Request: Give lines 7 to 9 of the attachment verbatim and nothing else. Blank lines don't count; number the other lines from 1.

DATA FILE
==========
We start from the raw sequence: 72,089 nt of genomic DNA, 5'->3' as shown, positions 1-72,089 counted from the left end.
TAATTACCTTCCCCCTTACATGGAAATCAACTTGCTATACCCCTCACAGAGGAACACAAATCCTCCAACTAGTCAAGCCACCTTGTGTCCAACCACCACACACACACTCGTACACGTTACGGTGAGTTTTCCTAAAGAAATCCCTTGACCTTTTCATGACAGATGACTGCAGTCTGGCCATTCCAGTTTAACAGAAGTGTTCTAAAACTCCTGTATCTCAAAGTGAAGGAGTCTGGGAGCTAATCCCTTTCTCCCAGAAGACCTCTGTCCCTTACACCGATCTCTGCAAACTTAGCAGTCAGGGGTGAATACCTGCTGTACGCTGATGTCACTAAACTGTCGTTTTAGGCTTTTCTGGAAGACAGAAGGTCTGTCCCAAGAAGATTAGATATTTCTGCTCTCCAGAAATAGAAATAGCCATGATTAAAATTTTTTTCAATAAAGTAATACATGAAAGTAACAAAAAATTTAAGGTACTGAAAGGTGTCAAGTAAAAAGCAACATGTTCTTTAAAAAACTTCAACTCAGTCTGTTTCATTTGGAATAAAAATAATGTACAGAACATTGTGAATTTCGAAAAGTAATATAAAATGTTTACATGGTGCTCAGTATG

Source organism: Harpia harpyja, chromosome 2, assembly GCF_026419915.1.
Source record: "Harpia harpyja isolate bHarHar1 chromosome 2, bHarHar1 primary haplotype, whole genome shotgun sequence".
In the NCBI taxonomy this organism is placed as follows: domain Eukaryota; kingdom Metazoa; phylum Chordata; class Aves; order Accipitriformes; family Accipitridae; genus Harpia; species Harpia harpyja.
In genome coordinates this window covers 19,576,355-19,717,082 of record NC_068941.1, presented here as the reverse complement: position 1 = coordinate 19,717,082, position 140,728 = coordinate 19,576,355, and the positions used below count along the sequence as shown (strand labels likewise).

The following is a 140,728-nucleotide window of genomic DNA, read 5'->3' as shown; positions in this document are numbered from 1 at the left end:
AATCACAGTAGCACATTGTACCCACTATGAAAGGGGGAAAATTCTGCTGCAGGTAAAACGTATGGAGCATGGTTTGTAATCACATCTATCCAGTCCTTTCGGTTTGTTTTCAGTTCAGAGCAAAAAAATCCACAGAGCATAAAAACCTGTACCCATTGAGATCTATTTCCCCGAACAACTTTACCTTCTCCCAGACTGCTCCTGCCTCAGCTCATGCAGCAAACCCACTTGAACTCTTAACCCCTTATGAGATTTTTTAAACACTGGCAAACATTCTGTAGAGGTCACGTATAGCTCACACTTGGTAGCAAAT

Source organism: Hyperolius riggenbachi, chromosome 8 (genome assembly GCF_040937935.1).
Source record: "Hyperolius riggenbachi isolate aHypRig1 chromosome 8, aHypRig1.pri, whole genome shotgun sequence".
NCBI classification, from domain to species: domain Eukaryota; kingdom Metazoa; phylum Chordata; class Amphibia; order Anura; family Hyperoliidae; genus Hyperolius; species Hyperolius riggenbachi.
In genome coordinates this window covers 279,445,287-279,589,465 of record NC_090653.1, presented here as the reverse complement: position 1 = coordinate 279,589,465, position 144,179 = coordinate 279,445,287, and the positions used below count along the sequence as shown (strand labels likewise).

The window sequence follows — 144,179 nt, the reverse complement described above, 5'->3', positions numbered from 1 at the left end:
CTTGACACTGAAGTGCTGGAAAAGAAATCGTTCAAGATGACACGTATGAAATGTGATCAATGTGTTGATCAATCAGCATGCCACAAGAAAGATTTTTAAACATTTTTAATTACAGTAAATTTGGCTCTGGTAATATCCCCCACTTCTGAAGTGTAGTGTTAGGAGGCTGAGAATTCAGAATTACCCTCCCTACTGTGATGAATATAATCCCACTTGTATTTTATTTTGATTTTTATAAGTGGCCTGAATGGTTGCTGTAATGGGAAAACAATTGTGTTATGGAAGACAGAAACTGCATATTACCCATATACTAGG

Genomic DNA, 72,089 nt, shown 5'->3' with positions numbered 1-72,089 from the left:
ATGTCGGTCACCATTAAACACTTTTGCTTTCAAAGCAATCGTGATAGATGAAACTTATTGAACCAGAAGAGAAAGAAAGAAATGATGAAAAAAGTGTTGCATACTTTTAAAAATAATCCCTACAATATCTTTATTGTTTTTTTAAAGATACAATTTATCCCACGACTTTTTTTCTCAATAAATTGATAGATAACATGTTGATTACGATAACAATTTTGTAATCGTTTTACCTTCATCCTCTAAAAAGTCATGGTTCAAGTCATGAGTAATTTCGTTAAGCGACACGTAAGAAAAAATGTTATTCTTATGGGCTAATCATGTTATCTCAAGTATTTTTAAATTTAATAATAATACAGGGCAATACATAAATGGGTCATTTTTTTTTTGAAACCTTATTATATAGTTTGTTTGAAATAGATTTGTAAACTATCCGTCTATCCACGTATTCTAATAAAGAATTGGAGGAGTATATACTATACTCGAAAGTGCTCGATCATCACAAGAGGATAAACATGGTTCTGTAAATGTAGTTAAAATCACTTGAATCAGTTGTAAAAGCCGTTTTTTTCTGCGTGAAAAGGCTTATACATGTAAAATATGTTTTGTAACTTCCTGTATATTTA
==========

The following is a 140,728-nucleotide window of genomic DNA, read 5'->3' as shown; positions in this document are numbered from 1 at the left end:
AATCACAGTAGCACATTGTACCCACTATGAAAGGGGGAAAATTCTGCTGCAGGTAAAACGTATGGAGCATGGTTTGTAATCACATCTATCCAGTCCTTTCGGTTTGTTTTCAGTTCAGAGCAAAAAAATCCACAGAGCATAAAAACCTGTACCCATTGAGATCTATTTCCCCGAACAACTTTACCTTCTCCCAGACTGCTCCTGCCTCAGCTCATGCAGCAAACCCACTTGAACTCTTAACCCCTTATGAGATTTTTTAAACACTGGCAAACATTCTGTAGAGGTCACGTATAGCTCACACTTGGTAGCAAAT

Source organism: Hyperolius riggenbachi, chromosome 8 (genome assembly GCF_040937935.1).